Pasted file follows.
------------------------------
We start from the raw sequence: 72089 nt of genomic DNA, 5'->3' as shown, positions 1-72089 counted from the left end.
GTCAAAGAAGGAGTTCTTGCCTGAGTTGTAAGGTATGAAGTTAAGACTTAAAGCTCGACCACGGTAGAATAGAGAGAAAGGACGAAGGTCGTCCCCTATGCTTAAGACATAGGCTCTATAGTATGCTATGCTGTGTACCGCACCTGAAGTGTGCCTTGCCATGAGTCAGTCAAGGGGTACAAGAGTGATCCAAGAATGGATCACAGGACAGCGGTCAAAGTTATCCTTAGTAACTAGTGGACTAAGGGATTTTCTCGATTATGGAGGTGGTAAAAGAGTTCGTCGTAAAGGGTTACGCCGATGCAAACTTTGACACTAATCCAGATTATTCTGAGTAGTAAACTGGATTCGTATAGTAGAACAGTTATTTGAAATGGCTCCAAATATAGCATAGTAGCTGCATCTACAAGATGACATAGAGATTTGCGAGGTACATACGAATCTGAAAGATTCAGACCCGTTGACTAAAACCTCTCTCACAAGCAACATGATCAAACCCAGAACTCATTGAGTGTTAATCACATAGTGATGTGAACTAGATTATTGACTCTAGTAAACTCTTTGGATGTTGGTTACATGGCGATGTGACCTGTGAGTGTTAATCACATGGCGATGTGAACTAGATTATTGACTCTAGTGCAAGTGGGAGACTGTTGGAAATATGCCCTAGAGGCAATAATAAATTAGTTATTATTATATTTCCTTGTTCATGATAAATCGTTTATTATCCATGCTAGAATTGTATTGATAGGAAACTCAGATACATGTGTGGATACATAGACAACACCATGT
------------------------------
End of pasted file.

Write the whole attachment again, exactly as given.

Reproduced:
We start from the raw sequence: 72089 nt of genomic DNA, 5'->3' as shown, positions 1-72089 counted from the left end.
GTCAAAGAAGGAGTTCTTGCCTGAGTTGTAAGGTATGAAGTTAAGACTTAAAGCTCGACCACGGTAGAATAGAGAGAAAGGACGAAGGTCGTCCCCTATGCTTAAGACATAGGCTCTATAGTATGCTATGCTGTGTACCGCACCTGAAGTGTGCCTTGCCATGAGTCAGTCAAGGGGTACAAGAGTGATCCAAGAATGGATCACAGGACAGCGGTCAAAGTTATCCTTAGTAACTAGTGGACTAAGGGATTTTCTCGATTATGGAGGTGGTAAAAGAGTTCGTCGTAAAGGGTTACGCCGATGCAAACTTTGACACTAATCCAGATTATTCTGAGTAGTAAACTGGATTCGTATAGTAGAACAGTTATTTGAAATGGCTCCAAATATAGCATAGTAGCTGCATCTACAAGATGACATAGAGATTTGCGAGGTACATACGAATCTGAAAGATTCAGACCCGTTGACTAAAACCTCTCTCACAAGCAACATGATCAAACCCAGAACTCATTGAGTGTTAATCACATAGTGATGTGAACTAGATTATTGACTCTAGTAAACTCTTTGGATGTTGGTTACATGGCGATGTGACCTGTGAGTGTTAATCACATGGCGATGTGAACTAGATTATTGACTCTAGTGCAAGTGGGAGACTGTTGGAAATATGCCCTAGAGGCAATAATAAATTAGTTATTATTATATTTCCTTGTTCATGATAAATCGTTTATTATCCATGCTAGAATTGTATTGATAGGAAACTCAGATACATGTGTGGATACATAGACAACACCATGT